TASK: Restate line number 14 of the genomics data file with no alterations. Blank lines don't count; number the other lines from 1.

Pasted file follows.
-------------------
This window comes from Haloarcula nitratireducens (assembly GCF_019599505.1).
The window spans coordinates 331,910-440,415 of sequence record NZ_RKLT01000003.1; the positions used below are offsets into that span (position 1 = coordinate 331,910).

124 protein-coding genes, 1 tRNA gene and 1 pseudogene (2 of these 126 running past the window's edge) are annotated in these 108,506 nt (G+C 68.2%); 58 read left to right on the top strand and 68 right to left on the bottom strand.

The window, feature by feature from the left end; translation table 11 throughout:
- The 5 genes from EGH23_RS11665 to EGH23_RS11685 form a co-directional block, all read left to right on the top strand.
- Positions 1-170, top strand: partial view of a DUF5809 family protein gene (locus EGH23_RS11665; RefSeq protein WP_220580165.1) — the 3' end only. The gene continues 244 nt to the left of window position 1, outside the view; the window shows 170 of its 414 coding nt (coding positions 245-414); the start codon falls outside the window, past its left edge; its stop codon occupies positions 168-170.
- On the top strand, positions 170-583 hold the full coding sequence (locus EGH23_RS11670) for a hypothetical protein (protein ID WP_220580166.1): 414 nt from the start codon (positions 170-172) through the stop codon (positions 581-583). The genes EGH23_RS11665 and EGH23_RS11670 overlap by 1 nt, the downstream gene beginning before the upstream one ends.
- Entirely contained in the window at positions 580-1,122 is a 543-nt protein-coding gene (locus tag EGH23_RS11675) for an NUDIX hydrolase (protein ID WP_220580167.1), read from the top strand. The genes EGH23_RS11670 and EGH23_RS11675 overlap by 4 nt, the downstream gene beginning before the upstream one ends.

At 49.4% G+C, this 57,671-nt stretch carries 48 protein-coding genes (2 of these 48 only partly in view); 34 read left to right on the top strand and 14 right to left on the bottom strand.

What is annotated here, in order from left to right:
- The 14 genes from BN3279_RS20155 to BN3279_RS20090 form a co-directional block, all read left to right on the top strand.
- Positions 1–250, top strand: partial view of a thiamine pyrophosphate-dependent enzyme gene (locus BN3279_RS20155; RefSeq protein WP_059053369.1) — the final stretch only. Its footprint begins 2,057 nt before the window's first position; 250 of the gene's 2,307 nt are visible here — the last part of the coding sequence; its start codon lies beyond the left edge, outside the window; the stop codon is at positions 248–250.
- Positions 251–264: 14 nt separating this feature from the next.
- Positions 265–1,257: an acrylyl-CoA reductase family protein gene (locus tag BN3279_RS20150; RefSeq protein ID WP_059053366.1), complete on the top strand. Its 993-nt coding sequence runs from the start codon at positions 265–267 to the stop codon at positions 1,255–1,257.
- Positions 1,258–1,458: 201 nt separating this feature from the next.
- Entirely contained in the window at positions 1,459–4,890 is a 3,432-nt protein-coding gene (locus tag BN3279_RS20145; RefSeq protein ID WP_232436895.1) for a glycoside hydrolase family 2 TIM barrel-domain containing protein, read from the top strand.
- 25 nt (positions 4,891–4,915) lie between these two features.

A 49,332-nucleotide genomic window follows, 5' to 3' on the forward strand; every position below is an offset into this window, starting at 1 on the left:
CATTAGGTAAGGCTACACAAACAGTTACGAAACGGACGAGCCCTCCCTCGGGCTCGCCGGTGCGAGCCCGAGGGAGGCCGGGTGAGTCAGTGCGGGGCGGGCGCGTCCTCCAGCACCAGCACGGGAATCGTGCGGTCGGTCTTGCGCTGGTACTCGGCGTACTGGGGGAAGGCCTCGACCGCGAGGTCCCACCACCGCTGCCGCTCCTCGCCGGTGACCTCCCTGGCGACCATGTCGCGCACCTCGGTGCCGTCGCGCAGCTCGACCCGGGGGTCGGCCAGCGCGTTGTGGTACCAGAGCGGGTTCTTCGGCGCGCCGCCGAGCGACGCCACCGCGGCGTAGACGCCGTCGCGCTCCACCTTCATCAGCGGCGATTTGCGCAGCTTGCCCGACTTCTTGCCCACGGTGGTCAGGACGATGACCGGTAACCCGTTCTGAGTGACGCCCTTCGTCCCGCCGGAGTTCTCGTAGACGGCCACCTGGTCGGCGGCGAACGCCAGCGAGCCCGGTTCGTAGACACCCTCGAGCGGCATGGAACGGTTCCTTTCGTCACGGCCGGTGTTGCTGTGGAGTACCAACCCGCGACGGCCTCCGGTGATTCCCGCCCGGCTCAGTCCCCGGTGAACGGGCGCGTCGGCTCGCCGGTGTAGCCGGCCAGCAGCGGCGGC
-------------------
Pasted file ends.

- Positions 265–1,257: an acrylyl-CoA reductase family protein gene (locus tag BN3279_RS20150; RefSeq protein ID WP_059053366.1), complete on the top strand. Its 993-nt coding sequence runs from the start codon at positions 265–267 to the stop codon at positions 1,255–1,257.